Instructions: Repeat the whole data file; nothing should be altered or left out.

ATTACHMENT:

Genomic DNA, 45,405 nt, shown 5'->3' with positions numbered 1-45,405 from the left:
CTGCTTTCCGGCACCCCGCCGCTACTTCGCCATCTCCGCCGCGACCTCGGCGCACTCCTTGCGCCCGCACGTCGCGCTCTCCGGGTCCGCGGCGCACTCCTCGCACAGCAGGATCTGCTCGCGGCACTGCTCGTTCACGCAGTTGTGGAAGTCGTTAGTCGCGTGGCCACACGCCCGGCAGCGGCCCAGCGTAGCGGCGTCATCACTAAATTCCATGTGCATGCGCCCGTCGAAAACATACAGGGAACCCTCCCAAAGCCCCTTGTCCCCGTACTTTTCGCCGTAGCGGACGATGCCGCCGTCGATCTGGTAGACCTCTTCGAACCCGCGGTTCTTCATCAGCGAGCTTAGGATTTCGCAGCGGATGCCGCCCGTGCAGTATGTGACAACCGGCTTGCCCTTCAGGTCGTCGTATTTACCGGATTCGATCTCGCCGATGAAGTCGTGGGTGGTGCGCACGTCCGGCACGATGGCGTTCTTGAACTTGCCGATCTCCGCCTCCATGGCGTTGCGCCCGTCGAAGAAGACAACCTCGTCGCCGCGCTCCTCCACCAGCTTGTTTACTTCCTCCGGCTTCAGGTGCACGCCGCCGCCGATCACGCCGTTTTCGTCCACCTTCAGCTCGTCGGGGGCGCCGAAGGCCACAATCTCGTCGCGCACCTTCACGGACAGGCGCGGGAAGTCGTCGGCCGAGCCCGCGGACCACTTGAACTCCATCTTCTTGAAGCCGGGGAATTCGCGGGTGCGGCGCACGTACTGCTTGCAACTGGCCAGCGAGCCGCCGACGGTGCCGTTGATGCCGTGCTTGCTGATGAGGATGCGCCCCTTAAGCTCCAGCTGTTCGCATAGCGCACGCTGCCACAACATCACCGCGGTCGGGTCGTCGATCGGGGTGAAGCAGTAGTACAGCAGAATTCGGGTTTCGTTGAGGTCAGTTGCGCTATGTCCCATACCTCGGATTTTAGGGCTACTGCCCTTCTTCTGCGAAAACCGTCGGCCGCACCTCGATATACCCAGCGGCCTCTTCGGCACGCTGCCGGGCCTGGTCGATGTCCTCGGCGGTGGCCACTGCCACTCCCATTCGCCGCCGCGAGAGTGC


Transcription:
Genomic DNA, 45,405 nt, shown 5'->3' with positions numbered 1-45,405 from the left:
CTGCTTTCCGGCACCCCGCCGCTACTTCGCCATCTCCGCCGCGACCTCGGCGCACTCCTTGCGCCCGCACGTCGCGCTCTCCGGGTCCGCGGCGCACTCCTCGCACAGCAGGATCTGCTCGCGGCACTGCTCGTTCACGCAGTTGTGGAAGTCGTTAGTCGCGTGGCCACACGCCCGGCAGCGGCCCAGCGTAGCGGCGTCATCACTAAATTCCATGTGCATGCGCCCGTCGAAAACATACAGGGAACCCTCCCAAAGCCCCTTGTCCCCGTACTTTTCGCCGTAGCGGACGATGCCGCCGTCGATCTGGTAGACCTCTTCGAACCCGCGGTTCTTCATCAGCGAGCTTAGGATTTCGCAGCGGATGCCGCCCGTGCAGTATGTGACAACCGGCTTGCCCTTCAGGTCGTCGTATTTACCGGATTCGATCTCGCCGATGAAGTCGTGGGTGGTGCGCACGTCCGGCACGATGGCGTTCTTGAACTTGCCGATCTCCGCCTCCATGGCGTTGCGCCCGTCGAAGAAGACAACCTCGTCGCCGCGCTCCTCCACCAGCTTGTTTACTTCCTCCGGCTTCAGGTGCACGCCGCCGCCGATCACGCCGTTTTCGTCCACCTTCAGCTCGTCGGGGGCGCCGAAGGCCACAATCTCGTCGCGCACCTTCACGGACAGGCGCGGGAAGTCGTCGGCCGAGCCCGCGGACCACTTGAACTCCATCTTCTTGAAGCCGGGGAATTCGCGGGTGCGGCGCACGTACTGCTTGCAACTGGCCAGCGAGCCGCCGACGGTGCCGTTGATGCCGTGCTTGCTGATGAGGATGCGCCCCTTAAGCTCCAGCTGTTCGCATAGCGCACGCTGCCACAACATCACCGCGGTCGGGTCGTCGATCGGGGTGAAGCAGTAGTACAGCAGAATTCGGGTTTCGTTGAGGTCAGTTGCGCTATGTCCCATACCTCGGATTTTAGGGCTACTGCCCTTCTTCTGCGAAAACCGTCGGCCGCACCTCGATATACCCAGCGGCCTCTTCGGCACGCTGCCGGGCCTGGTCGATGTCCTCGGCGGTGGCCACTGCCACTCCCATTCGCCGCCGCGAGAGTGC